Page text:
P301 Vedolizumab for induction of remission in Crohn's disease in adults, a systematic review and meta-analysis
M.C.W. Lam, N. Fu, B. Bressler, G. Rosenfeld*
University of British Columbia, Gastroenterology, Vancouver, Canada
Vedolizumab (VDZ) is a humanized monoclonal IgG1, specific to the alpha4beta7 integrin. Several studies have evaluated the efficacy of VDZ in Crohn's disease (CD). We systematically reviewed and analyzed published clinical trial data assessing the efficacy VDZ for the induction of remission and clinical response in moderate to severe CD in adults.
Electronic bibliographic databases of the Cochrane Central Register of Controlled Trials (CENTRAL)(1991 to October 2014), MEDLINE (1946 to 11/26/2014), EMBASE (1974 to 11/26/2014), International Pharmaceutical Abstracts (IPA)(1970 to 11/26/2014), BIOSIS Previews (1969 to 2008), PubMed, clinicaltrials.gov, and Drugs@FDA (
Controlled trials of VDZ in treatment of moderate to severe CD were selected for review. Two independent reviewers (ML and NF) evaluated article titles and abstracts to determine the need for detailed review and eligibility for inclusion. Disagreements were resolved by consensus or majority vote with a third reviewer (GR). The review authors extracted data independently. Study bias was assessed using the Cochrane Risk of Bias tool.
The primary outcome was proportion of patients achieving induction of clinical remission within 8 weeks of therapy, defined as CDAI of < 150. The secondary outcome was proportion of patients achieving induction of clinical response within 8 weeks of therapy, defined as a drop of CDAI >100. Subgroup analysis based on anti-TNF-alpha exposure was performed to assess confounding. Adverse events (AE) and serious AE were also evaluated.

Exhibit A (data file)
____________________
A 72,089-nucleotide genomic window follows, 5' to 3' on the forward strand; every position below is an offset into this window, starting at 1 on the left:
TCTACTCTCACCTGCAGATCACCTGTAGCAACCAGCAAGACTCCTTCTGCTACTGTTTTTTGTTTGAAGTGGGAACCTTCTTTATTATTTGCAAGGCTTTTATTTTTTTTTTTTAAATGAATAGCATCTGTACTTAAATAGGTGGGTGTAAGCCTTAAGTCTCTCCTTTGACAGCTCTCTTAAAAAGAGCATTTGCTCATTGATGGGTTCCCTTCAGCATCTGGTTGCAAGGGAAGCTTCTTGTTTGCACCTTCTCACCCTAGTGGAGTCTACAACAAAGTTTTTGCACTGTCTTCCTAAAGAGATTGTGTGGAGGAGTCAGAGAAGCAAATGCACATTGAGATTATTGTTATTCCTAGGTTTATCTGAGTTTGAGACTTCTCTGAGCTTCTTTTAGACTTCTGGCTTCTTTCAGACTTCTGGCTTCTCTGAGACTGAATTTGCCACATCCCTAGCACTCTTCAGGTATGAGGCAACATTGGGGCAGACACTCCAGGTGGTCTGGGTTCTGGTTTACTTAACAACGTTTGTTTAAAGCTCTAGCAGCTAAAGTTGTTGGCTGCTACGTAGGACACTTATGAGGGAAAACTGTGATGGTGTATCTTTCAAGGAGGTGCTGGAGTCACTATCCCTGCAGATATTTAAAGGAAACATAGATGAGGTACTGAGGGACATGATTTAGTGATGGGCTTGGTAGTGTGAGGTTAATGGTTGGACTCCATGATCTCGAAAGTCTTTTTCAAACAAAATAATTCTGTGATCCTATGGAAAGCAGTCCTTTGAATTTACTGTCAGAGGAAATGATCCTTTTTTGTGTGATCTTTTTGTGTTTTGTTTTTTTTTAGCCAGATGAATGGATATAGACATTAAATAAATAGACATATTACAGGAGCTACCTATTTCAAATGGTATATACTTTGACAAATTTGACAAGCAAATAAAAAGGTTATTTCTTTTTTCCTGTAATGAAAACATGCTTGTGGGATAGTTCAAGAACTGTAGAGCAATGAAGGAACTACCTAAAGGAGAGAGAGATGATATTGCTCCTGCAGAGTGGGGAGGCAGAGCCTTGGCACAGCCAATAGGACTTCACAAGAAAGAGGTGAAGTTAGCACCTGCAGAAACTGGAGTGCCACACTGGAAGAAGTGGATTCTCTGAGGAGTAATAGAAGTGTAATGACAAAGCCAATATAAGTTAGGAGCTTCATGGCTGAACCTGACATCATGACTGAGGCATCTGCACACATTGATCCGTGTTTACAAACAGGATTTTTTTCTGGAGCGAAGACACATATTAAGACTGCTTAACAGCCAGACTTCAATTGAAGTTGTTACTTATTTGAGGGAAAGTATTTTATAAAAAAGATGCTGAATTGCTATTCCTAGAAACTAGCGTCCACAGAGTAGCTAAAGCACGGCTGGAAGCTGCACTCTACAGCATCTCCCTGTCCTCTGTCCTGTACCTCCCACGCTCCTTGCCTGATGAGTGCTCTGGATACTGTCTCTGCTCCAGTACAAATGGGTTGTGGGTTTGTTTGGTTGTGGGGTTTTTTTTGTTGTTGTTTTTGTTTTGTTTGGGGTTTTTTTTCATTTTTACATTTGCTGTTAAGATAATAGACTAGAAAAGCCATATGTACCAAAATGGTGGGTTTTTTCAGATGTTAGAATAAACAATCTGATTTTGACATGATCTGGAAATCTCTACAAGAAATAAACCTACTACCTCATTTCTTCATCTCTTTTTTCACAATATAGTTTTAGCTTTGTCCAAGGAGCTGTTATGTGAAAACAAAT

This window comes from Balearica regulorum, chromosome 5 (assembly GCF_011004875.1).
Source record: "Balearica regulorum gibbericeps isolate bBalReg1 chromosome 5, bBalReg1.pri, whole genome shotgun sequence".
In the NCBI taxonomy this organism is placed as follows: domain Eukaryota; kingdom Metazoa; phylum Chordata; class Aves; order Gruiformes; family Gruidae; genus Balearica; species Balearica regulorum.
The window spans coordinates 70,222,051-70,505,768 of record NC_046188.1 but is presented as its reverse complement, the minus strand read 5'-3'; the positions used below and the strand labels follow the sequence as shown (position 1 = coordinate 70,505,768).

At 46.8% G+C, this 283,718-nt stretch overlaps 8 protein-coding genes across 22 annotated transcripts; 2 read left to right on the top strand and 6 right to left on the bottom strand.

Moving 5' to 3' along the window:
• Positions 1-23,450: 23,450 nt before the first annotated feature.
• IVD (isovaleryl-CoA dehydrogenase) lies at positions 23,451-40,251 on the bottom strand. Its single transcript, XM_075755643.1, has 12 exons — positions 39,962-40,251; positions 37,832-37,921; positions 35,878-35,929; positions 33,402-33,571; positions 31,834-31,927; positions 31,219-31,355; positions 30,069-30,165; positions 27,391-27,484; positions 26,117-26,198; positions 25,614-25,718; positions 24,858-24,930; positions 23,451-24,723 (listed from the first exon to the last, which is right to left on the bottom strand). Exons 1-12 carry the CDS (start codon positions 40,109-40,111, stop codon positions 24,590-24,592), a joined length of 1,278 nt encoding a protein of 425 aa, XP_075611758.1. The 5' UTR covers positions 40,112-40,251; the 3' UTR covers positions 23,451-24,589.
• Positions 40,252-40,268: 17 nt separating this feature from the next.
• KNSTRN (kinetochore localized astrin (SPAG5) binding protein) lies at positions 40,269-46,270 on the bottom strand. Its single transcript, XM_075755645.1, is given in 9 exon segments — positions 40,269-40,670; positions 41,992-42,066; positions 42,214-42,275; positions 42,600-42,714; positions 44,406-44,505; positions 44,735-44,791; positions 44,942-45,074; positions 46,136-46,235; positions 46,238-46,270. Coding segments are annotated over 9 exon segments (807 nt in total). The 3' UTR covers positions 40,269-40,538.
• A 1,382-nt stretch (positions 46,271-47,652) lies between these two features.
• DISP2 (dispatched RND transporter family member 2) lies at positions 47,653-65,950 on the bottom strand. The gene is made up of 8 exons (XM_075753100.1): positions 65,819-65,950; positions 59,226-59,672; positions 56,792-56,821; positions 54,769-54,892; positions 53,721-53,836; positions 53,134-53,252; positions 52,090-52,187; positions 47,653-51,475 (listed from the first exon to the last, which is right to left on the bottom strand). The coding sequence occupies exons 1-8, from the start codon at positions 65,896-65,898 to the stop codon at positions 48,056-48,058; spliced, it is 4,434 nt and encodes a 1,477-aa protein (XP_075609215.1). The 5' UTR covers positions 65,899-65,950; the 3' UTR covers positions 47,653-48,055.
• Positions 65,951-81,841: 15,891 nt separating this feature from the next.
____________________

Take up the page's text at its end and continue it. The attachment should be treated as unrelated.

A total of 668 studies were identified using the search strategy. Three studies involving 1716 participants were included in the final analysis. The risk ratio (RR) for induction of clinical remission and response was 1.75 (95% CI: 1.27, 2.42 ) and 1.42 (95%CI: 1.17, 1.73) respectively. Subgroup analysis of induction of remission and response in anti-TNF-alpha naïve was 2.03 (95% CI: 1.33, 3.08) and 1.36 (95%CI: 1.05, 1.76) respectively, and in anti-TNF-alpha experienced was 1.41 (95% CI: 0.84, 2.34) and 1.42 (95% CI: 0.85, 2.35) respectively. (Figure 1) The RRs of AE and serious AE were 1.01 and 1.06 respectively. Moderate heterogeneity among studies was due to different VDZ dosing and schedule.
Vedolizumab is effective for induction of remission and clinical response for patients with moderate to severe CD. Most benefit is seen in anti-TNF naïve patients.